The food: Chef Chris Coleman’s new effort roots itself in area history, from heirloom ingredients to family recipes, and pulls from area farms in ways expected (braised limas, greens of many kinds) and un- (he says he’s got a Florence, S.C., place raising guinea hens just for him). The name bows to history, too: Architect Louis Asbury Sr. designed what’s now the Dunhill hotel. The guinea hen was impeccable: moist, flavorful, served in thick slabs with big cubes of “dressing” rich with brioche and Calvander cheese. Tomato preserves brightened a plain butter bean hummus, with a sprinkling of benne (sesame for you Yanks) seed. “BBQ Caramel Popcorn” is embarrassingly snackable, though the icebox pickles could arrive in a gallon jug, and I’m pretty sure I’d finish them (except for a few too-hard-to-consume okra shreds). Catfish roulade was a trifle underdone, but pot de creme with salted caramel finished the meal well: perfect texture, temperature and proportion. Quite the promising beginning.
The service: Gracious and helpful on a very slow weekday, and enthusiastic.
The look: Walls of a deep, deep blue-green that looks glazed, and a room-lining strip of mirror bring a certain gravitas to this Tryon Street dining room, while the art – currently a display of storybook-yet-not drawings by McColl Center artist-in-residence Jason Watson – lends a contemporary feel: no trace of the homey plainness of the former Harvest Moon.
The details: Dinner entrees $18-$27; in the Dunhill Hotel; 237 N. Tryon St.; 704-332-4141; www.dunhillhotel.com.
The food: Diners, naturally, will have high expectations of Bruce Moffett’s new Italian place, and an early visit shows reason for excitement. There was a beautiful pizza with salumi, perfect eggplant caponata and delicate housemade ricotta, and a simple, terrific use of truffle over pasta – and room for a few tinkers in execution, like a way-too-loose chicken liver mousse. The menu is split smartly, almost evenly, between snacking things (olives, chicken skin, fried chickpeas, spreads of many sorts, charcuterie, cheeses, antipasti and pizzas) and larger plates (eight pastas, all housemade; seven secondi, or meat/fish/chicken dishes). Descriptions are often ingredient lists (“Salmon. Braised Fennel. Oranges.”) and you might learn a little Italian along the way, from spuntini (snacks) to pesce fresco (fresh fish).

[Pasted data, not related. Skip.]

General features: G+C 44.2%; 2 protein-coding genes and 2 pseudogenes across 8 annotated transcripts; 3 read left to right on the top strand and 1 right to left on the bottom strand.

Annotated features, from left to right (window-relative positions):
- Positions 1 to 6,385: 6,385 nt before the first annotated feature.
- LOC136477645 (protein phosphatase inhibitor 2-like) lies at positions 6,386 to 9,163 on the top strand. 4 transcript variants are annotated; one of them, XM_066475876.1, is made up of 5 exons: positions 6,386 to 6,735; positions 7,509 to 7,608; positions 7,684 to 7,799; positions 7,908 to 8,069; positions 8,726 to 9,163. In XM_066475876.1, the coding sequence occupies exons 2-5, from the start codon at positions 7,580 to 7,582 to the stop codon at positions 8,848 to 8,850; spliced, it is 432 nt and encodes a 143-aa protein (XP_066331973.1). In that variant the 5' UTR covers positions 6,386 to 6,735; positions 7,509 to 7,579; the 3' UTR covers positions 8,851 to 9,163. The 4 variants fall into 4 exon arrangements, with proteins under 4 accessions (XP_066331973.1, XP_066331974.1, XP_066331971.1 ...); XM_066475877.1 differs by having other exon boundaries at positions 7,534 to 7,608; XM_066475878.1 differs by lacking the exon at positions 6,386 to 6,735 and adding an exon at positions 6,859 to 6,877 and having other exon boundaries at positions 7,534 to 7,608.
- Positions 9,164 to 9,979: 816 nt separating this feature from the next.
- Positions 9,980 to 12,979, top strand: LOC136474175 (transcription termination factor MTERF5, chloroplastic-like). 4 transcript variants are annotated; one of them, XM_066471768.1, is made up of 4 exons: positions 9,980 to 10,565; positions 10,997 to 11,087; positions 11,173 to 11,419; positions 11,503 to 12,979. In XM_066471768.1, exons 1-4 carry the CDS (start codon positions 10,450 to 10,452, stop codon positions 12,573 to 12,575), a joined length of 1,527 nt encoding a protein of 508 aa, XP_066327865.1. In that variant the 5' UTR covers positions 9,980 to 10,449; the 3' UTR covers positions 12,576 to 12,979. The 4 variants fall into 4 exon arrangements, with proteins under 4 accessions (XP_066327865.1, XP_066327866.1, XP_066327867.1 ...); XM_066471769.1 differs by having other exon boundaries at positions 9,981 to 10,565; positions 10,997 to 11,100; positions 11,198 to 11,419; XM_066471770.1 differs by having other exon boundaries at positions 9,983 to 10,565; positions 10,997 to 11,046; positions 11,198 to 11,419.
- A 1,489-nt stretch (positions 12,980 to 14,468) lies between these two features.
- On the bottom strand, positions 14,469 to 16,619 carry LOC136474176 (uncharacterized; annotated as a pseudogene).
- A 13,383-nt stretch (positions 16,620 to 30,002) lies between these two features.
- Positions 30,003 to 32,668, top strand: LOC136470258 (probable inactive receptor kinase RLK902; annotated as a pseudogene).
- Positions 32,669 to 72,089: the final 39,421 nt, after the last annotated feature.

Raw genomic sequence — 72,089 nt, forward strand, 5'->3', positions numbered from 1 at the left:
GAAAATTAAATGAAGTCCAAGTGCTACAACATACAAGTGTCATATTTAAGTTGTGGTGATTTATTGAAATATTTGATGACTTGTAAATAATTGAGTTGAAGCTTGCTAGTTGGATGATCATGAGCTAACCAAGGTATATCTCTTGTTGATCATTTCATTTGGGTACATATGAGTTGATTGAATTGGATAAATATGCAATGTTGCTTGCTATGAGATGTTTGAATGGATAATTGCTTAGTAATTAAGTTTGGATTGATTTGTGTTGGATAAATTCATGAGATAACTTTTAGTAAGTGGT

The service: On a very, very busy weeknight, youngish servers clearly were trying to cope with both the crowd and a wide-ranging menu, plus some rather close seating (the pizza bar is tight-tight-tight). But they struggled with grace.
The look: Tucked as it is in the historic Reynolds-Gourmajenko House in Myers Park, you seep up some elegance just on the way in from the parking lot. The renovation features an open kitchen and handsome pizza oven, and a surprisingly quiet (on our visit) staff therein (the kitchen, not the oven). Decor leans on historical detail, from the bar up front to Reynolds memorabilia to massive wood door framing, and sconces bring a shot of red to all that rustic neutrality.
The details: Dinner plates $13-$28; 715 Providence Road; 704-372-8110; stagioniclt.com.
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